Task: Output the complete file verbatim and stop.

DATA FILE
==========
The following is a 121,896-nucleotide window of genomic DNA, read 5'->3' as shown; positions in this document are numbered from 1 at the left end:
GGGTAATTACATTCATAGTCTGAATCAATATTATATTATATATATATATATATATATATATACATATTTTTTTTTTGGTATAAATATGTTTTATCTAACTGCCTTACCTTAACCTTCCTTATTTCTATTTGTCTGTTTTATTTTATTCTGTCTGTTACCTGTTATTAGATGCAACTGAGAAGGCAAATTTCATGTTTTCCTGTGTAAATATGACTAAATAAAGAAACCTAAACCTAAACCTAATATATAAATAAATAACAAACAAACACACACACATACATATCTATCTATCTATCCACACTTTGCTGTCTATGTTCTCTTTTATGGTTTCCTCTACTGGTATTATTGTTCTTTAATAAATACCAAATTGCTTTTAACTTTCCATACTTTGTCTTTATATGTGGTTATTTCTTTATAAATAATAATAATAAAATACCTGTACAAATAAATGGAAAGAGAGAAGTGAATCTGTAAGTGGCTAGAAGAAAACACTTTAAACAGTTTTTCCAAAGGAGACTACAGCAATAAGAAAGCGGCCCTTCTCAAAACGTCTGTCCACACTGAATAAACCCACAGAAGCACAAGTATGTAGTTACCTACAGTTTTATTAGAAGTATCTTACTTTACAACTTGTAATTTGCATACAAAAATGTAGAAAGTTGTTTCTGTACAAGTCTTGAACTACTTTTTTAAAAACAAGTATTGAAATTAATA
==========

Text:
The following is a 121,896-nucleotide window of genomic DNA, read 5'->3' as shown; positions in this document are numbered from 1 at the left end:
GGGTAATTACATTCATAGTCTGAATCAATATTATATTATATATATATATATATATATATATACATATTTTTTTTTTGGTATAAATATGTTTTATCTAACTGCCTTACCTTAACCTTCCTTATTTCTATTTGTCTGTTTTATTTTATTCTGTCTGTTACCTGTTATTAGATGCAACTGAGAAGGCAAATTTCATGTTTTCCTGTGTAAATATGACTAAATAAAGAAACCTAAACCTAAACCTAATATATAAATAAATAACAAACAAACACACACACATACATATCTATCTATCTATCCACACTTTGCTGTCTATGTTCTCTTTTATGGTTTCCTCTACTGGTATTATTGTTCTTTAATAAATACCAAATTGCTTTTAACTTTCCATACTTTGTCTTTATATGTGGTTATTTCTTTATAAATAATAATAATAAAATACCTGTACAAATAAATGGAAAGAGAGAAGTGAATCTGTAAGTGGCTAGAAGAAAACACTTTAAACAGTTTTTCCAAAGGAGACTACAGCAATAAGAAAGCGGCCCTTCTCAAAACGTCTGTCCACACTGAATAAACCCACAGAAGCACAAGTATGTAGTTACCTACAGTTTTATTAGAAGTATCTTACTTTACAACTTGTAATTTGCATACAAAAATGTAGAAAGTTGTTTCTGTACAAGTCTTGAACTACTTTTTTAAAAACAAGTATTGAAATTAATA